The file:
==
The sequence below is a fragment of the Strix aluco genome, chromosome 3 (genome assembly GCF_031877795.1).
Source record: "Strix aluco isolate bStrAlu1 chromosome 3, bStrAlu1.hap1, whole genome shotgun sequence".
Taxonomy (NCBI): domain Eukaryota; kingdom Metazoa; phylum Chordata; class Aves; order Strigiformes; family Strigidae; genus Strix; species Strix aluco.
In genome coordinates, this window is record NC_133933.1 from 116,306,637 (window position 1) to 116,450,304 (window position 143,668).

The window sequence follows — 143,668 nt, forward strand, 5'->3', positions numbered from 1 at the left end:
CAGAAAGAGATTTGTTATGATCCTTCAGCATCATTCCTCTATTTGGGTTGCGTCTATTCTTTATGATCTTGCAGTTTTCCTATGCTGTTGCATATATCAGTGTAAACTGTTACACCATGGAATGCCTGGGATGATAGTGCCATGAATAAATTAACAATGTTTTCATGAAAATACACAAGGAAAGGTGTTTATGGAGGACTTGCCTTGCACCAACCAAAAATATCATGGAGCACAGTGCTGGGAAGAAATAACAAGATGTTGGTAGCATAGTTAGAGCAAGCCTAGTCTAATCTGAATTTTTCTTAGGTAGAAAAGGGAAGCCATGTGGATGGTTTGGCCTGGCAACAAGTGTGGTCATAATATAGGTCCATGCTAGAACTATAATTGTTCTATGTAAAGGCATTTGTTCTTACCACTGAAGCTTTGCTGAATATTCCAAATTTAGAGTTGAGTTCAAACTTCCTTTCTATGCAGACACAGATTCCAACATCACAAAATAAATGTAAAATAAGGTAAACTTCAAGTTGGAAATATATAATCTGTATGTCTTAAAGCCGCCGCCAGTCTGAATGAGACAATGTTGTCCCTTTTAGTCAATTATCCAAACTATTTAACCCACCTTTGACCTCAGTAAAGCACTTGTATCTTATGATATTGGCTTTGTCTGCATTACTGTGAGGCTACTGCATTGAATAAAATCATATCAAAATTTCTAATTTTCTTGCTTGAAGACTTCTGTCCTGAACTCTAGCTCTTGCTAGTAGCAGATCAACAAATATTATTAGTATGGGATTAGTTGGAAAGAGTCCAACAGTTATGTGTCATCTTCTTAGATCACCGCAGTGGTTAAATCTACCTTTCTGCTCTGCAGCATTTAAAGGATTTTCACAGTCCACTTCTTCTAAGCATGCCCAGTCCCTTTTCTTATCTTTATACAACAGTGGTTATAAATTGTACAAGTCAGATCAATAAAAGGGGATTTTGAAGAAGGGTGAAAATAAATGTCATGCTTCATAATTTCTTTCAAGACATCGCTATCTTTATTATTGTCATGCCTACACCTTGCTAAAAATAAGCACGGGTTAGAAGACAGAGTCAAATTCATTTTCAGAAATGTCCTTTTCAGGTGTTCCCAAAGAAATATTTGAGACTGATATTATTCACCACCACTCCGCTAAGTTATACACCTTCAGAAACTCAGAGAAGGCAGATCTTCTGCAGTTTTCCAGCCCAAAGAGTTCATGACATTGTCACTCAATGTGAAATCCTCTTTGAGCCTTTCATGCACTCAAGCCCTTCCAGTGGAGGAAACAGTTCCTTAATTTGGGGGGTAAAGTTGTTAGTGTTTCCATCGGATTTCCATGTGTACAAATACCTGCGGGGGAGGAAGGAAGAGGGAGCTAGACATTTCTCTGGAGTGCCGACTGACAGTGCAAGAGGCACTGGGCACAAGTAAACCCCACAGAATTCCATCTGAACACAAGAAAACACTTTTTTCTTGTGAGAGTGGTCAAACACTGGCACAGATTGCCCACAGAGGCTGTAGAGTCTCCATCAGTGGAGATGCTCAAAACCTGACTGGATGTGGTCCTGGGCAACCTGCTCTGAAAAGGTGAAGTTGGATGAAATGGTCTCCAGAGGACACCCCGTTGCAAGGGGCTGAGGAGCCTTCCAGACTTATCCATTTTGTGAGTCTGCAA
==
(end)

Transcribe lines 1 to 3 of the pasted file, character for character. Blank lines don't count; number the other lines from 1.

The sequence below is a fragment of the Strix aluco genome, chromosome 3 (genome assembly GCF_031877795.1).
Source record: "Strix aluco isolate bStrAlu1 chromosome 3, bStrAlu1.hap1, whole genome shotgun sequence".
Taxonomy (NCBI): domain Eukaryota; kingdom Metazoa; phylum Chordata; class Aves; order Strigiformes; family Strigidae; genus Strix; species Strix aluco.